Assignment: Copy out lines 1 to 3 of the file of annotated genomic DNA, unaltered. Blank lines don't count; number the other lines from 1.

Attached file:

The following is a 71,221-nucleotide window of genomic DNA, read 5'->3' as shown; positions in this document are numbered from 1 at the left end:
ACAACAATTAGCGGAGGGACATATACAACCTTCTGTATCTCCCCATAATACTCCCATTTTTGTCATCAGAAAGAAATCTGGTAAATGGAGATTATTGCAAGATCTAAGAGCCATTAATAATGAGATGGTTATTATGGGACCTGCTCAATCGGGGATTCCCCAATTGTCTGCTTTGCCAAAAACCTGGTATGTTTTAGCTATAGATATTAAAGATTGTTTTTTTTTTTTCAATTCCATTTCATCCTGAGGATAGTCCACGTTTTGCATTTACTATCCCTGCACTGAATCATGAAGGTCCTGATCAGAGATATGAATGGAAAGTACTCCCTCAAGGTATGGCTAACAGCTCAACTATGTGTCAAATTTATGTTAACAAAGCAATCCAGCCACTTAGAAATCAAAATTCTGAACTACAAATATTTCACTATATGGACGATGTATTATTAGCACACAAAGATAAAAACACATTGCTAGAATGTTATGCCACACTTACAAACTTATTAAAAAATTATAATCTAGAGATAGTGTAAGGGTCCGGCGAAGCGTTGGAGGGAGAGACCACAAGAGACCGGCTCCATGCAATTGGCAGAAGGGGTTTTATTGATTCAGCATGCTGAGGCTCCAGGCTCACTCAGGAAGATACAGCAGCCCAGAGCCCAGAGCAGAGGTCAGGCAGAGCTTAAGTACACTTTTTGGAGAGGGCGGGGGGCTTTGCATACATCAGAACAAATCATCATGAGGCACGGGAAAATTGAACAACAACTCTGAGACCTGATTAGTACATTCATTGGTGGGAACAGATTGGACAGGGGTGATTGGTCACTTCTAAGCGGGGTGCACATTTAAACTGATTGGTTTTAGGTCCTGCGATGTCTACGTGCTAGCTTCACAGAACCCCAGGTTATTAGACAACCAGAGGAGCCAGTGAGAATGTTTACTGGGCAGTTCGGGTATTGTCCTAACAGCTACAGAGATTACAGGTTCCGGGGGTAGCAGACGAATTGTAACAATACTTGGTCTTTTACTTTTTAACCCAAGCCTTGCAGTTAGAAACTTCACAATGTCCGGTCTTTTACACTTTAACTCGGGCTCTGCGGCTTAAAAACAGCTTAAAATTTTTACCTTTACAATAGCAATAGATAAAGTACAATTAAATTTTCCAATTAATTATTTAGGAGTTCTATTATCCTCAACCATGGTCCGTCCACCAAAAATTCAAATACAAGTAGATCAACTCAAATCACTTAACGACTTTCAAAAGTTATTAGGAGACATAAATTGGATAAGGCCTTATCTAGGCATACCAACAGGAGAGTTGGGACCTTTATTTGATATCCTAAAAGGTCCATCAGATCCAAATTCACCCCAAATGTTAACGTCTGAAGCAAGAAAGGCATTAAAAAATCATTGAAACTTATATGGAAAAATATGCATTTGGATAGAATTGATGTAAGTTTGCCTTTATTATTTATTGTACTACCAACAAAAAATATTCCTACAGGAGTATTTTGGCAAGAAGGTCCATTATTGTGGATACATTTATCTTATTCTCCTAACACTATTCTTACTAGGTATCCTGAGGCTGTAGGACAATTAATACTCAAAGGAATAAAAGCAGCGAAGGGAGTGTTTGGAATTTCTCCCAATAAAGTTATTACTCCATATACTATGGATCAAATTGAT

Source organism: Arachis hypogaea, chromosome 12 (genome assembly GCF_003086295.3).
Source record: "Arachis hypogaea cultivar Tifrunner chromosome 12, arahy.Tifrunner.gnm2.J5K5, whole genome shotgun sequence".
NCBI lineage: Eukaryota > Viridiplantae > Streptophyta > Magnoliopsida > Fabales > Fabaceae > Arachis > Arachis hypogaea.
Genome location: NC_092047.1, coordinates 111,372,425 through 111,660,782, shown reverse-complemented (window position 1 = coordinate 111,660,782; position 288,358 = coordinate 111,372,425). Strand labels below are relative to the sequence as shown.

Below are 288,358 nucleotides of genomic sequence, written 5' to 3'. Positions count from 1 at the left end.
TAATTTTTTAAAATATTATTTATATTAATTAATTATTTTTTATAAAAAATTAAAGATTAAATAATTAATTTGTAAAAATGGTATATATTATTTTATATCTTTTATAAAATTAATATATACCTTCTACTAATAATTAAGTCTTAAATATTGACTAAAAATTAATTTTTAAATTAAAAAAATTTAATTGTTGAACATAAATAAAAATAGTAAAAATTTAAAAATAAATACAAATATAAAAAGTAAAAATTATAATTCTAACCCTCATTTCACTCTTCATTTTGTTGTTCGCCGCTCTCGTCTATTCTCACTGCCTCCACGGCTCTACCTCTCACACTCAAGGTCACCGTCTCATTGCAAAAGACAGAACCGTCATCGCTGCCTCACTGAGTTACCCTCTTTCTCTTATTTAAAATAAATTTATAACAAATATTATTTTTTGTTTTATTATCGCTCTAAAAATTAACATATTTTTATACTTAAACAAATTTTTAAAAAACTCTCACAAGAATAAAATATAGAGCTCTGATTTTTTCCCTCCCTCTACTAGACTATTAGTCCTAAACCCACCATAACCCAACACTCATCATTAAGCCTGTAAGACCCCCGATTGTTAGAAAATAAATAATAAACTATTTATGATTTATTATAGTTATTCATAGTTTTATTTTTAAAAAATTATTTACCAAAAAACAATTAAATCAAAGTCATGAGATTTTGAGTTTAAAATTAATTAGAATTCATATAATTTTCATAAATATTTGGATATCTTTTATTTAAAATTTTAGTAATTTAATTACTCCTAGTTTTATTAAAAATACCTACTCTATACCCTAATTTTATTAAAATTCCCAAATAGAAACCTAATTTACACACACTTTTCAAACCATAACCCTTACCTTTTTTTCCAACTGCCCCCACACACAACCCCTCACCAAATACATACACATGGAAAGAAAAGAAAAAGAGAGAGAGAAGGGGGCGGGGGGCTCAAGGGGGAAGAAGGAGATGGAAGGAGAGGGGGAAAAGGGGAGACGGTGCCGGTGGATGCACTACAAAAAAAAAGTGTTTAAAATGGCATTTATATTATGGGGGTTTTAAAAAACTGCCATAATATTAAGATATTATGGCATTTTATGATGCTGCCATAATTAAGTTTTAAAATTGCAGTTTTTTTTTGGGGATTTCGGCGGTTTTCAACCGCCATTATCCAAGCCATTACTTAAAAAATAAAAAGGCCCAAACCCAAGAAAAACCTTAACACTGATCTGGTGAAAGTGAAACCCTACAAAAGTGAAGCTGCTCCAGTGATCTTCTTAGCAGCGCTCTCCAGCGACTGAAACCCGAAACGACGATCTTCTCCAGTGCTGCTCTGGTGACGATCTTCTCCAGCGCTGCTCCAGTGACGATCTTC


The following is a 71,221-nucleotide window of genomic DNA, read 5'->3' as shown; positions in this document are numbered from 1 at the left end:
ACAACAATTAGCGGAGGGACATATACAACCTTCTGTATCTCCCCATAATACTCCCATTTTTGTCATCAGAAAGAAATCTGGTAAATGGAGATTATTGCAAGATCTAAGAGCCATTAATAATGAGATGGTTATTATGGGACCTGCTCAATCGGGGATTCCCCAATTGTCTGCTTTGCCAAAAACCTGGTATGTTTTAGCTATAGATATTAAAGATTGTTTTTTTTTTTTCAATTCCATTTCATCCTGAGGATAGTCCACGTTTTGCATTTACTATCCCTGCACTGAATCATGAAGGTCCTGATCAGAGATATGAATGGAAAGTACTCCCTCAAGGTATGGCTAACAGCTCAACTATGTGTCAAATTTATGTTAACAAAGCAATCCAGCCACTTAGAAATCAAAATTCTGAACTACAAATATTTCACTATATGGACGATGTATTATTAGCACACAAAGATAAAAACACATTGCTAGAATGTTATGCCACACTTACAAACTTATTAAAAAATTATAATCTAGAGATAGTGTAAGGGTCCGGCGAAGCGTTGGAGGGAGAGACCACAAGAGACCGGCTCCATGCAATTGGCAGAAGGGGTTTTATTGATTCAGCATGCTGAGGCTCCAGGCTCACTCAGGAAGATACAGCAGCCCAGAGCCCAGAGCAGAGGTCAGGCAGAGCTTAAGTACACTTTTTGGAGAGGGCGGGGGGCTTTGCATACATCAGAACAAATCATCATGAGGCACGGGAAAATTGAACAACAACTCTGAGACCTGATTAGTACATTCATTGGTGGGAACAGATTGGACAGGGGTGATTGGTCACTTCTAAGCGGGGTGCACATTTAAACTGATTGGTTTTAGGTCCTGCGATGTCTACGTGCTAGCTTCACAGAACCCCAGGTTATTAGACAACCAGAGGAGCCAGTGAGAATGTTTACTGGGCAGTTCGGGTATTGTCCTAACAGCTACAGAGATTACAGGTTCCGGGGGTAGCAGACGAATTGTAACAATACTTGGTCTTTTACTTTTTAACCCAAGCCTTGCAGTTAGAAACTTCACAATGTCCGGTCTTTTACACTTTAACTCGGGCTCTGCGGCTTAAAAACAGCTTAAAATTTTTACCTTTACAATAGCAATAGATAAAGTACAATTAAATTTTCCAATTAATTATTTAGGAGTTCTATTATCCTCAACCATGGTCCGTCCACCAAAAATTCAAATACAAGTAGATCAACTCAAATCACTTAACGACTTTCAAAAGTTATTAGGAGACATAAATTGGATAAGGCCTTATCTAGGCATACCAACAGGAGAGTTGGGACCTTTATTTGATATCCTAAAAGGTCCATCAGATCCAAATTCACCCCAAATGTTAACGTCTGAAGCAAGAAAGGCATTAAAAAATCATTGAAACTTATATGGAAAAATATGCATTTGGATAGAATTGATGTAAGTTTGCCTTTATTATTTATTGTACTACCAACAAAAAATATTCCTACAGGAGTATTTTGGCAAGAAGGTCCATTATTGTGGATACATTTATCTTATTCTCCTAACACTATTCTTACTAGGTATCCTGAGGCTGTAGGACAATTAATACTCAAAGGAATAAAAGCAGCGAAGGGAGTGTTTGGAATTTCTCCCAATAAAGTTATTACTCCATATACTATGGATCAAATTGAT

Source organism: Arachis hypogaea, chromosome 12 (genome assembly GCF_003086295.3).